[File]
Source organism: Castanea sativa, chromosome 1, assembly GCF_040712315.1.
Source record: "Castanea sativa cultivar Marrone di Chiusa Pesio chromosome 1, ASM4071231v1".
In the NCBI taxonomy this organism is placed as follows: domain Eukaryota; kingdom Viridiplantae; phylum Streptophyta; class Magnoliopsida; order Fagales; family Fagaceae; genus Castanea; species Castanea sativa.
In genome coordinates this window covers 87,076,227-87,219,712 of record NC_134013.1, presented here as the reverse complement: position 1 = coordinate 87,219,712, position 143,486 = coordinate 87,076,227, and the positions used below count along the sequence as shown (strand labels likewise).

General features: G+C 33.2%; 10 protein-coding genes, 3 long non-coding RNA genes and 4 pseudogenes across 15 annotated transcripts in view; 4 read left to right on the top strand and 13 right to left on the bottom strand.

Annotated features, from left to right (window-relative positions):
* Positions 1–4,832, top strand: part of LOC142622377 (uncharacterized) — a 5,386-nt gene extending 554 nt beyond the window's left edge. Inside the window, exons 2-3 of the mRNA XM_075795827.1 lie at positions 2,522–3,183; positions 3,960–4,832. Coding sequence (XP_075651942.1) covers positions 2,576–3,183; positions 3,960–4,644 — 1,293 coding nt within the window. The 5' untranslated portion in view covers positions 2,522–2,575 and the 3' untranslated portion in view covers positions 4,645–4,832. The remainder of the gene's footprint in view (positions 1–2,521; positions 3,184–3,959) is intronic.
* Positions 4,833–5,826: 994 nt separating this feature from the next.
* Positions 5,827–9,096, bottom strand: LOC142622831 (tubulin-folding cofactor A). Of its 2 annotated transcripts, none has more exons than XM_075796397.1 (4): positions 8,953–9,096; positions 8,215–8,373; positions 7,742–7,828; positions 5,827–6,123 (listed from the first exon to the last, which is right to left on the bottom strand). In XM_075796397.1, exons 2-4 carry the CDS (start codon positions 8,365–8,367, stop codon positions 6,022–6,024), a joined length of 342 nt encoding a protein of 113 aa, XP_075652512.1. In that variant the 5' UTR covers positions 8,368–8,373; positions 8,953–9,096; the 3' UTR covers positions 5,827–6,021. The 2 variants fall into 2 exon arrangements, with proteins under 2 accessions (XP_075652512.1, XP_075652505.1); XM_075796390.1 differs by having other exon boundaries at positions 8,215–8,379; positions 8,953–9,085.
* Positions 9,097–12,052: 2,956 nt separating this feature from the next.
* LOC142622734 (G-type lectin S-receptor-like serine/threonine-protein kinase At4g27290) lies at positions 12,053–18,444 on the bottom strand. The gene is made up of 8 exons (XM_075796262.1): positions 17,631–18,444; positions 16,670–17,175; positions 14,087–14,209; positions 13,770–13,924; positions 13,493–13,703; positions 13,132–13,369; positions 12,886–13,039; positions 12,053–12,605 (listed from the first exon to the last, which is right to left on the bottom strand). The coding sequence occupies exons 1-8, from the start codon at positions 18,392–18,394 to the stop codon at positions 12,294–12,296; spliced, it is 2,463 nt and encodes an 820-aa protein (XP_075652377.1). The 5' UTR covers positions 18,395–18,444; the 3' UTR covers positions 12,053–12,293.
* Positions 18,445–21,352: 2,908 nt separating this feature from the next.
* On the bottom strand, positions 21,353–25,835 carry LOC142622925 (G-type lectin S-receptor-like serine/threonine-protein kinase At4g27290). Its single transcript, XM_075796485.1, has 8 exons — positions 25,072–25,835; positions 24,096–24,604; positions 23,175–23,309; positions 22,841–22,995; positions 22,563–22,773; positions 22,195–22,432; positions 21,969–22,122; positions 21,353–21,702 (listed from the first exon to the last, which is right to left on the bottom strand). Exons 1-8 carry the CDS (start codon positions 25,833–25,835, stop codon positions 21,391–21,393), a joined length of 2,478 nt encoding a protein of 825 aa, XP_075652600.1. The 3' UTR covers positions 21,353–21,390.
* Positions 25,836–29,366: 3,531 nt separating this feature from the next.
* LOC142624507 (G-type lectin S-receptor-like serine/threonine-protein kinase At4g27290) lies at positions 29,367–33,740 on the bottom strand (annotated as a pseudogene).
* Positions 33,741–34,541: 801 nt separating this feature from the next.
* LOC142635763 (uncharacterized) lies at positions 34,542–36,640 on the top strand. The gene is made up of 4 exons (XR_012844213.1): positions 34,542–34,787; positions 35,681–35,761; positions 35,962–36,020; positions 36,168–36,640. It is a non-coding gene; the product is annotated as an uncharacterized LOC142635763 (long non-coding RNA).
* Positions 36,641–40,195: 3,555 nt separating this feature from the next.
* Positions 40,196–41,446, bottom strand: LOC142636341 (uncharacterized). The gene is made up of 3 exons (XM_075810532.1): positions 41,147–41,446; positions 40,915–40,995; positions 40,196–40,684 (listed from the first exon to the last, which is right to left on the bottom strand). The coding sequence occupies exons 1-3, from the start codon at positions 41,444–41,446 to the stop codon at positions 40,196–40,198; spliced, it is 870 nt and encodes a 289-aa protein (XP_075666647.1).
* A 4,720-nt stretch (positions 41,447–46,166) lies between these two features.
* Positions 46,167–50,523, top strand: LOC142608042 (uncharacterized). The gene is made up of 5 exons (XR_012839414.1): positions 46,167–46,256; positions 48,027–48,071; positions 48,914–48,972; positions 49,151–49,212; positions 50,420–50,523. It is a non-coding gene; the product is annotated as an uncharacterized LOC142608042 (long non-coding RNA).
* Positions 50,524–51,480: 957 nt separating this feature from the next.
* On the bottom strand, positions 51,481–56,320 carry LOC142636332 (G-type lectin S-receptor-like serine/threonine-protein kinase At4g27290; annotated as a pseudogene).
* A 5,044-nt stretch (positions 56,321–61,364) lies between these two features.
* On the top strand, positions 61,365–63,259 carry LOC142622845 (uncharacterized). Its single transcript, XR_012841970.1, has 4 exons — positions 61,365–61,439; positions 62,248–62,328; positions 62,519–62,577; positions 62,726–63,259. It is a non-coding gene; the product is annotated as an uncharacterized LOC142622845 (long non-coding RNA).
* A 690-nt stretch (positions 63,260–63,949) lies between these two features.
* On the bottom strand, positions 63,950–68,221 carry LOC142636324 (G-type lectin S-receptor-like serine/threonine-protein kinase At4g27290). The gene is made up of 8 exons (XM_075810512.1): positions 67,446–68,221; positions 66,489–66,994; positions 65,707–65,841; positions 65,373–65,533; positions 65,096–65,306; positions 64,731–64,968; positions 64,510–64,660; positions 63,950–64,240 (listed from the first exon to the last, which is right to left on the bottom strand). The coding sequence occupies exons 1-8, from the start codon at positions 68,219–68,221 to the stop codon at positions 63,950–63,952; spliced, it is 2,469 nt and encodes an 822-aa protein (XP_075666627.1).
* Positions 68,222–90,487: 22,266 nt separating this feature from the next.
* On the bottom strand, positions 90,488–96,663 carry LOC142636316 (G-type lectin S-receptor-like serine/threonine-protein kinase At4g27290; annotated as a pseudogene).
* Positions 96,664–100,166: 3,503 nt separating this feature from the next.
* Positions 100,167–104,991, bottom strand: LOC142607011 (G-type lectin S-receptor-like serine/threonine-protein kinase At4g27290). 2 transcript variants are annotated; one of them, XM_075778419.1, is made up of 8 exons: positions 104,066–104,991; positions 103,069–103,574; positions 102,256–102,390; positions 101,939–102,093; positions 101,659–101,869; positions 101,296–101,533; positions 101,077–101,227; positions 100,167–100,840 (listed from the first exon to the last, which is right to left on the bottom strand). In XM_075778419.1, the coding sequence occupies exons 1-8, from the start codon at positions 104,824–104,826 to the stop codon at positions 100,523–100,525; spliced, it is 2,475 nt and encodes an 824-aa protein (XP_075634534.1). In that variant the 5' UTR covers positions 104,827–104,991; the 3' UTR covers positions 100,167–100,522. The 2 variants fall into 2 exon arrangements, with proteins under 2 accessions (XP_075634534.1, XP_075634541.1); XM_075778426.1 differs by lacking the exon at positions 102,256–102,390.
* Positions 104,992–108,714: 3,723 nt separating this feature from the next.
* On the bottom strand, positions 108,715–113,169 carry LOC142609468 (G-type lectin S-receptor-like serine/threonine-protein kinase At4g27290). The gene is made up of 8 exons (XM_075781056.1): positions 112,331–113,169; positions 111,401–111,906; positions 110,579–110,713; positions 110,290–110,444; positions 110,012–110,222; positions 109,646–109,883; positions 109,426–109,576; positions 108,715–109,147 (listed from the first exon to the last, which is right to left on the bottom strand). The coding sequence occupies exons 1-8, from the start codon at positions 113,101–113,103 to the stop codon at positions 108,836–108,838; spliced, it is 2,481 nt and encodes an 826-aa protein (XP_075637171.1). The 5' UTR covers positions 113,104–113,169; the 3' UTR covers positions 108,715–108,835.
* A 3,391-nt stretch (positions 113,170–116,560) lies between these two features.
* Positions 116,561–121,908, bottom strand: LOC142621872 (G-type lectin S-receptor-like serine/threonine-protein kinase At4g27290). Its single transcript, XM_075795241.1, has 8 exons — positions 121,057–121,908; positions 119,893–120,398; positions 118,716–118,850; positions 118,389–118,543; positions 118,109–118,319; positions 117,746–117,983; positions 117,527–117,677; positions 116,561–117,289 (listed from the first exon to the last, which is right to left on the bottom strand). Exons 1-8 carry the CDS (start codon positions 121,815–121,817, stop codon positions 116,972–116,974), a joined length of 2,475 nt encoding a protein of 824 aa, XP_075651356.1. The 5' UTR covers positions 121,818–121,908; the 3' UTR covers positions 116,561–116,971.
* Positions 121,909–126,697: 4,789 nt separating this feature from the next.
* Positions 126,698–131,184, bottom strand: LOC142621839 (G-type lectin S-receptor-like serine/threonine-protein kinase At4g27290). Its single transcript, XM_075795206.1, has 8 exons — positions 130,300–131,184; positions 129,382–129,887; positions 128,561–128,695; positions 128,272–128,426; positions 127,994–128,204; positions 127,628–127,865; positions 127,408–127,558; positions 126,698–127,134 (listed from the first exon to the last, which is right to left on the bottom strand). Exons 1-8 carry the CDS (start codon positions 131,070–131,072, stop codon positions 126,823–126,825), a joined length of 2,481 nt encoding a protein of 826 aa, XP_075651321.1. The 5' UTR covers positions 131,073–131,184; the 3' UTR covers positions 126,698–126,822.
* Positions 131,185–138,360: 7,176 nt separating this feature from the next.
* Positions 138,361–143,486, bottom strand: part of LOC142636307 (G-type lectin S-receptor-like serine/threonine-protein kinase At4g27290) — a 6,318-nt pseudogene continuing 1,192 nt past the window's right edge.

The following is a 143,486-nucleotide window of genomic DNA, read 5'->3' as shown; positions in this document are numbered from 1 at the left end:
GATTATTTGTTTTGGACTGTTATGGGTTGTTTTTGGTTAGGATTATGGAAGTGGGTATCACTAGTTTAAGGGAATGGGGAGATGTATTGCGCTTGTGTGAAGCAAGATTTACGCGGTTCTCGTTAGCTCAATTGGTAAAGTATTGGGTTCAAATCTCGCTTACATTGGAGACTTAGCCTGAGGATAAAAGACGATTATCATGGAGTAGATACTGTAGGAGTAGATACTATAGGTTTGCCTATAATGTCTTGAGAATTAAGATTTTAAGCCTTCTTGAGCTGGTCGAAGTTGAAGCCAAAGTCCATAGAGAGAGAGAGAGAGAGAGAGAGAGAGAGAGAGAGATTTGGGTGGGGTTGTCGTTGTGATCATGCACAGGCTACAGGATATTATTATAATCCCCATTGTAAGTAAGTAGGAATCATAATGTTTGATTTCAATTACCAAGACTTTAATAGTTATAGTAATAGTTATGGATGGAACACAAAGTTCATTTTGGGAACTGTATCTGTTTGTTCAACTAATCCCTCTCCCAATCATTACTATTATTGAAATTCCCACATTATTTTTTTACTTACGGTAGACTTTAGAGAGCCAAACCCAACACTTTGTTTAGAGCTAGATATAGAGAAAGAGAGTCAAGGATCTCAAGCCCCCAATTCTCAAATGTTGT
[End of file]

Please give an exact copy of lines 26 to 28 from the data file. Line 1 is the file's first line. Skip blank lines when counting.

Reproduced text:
* A 690-nt stretch (positions 63,260–63,949) lies between these two features.
* On the bottom strand, positions 63,950–68,221 carry LOC142636324 (G-type lectin S-receptor-like serine/threonine-protein kinase At4g27290). The gene is made up of 8 exons (XM_075810512.1): positions 67,446–68,221; positions 66,489–66,994; positions 65,707–65,841; positions 65,373–65,533; positions 65,096–65,306; positions 64,731–64,968; positions 64,510–64,660; positions 63,950–64,240 (listed from the first exon to the last, which is right to left on the bottom strand). The coding sequence occupies exons 1-8, from the start codon at positions 68,219–68,221 to the stop codon at positions 63,950–63,952; spliced, it is 2,469 nt and encodes an 822-aa protein (XP_075666627.1).
* Positions 68,222–90,487: 22,266 nt separating this feature from the next.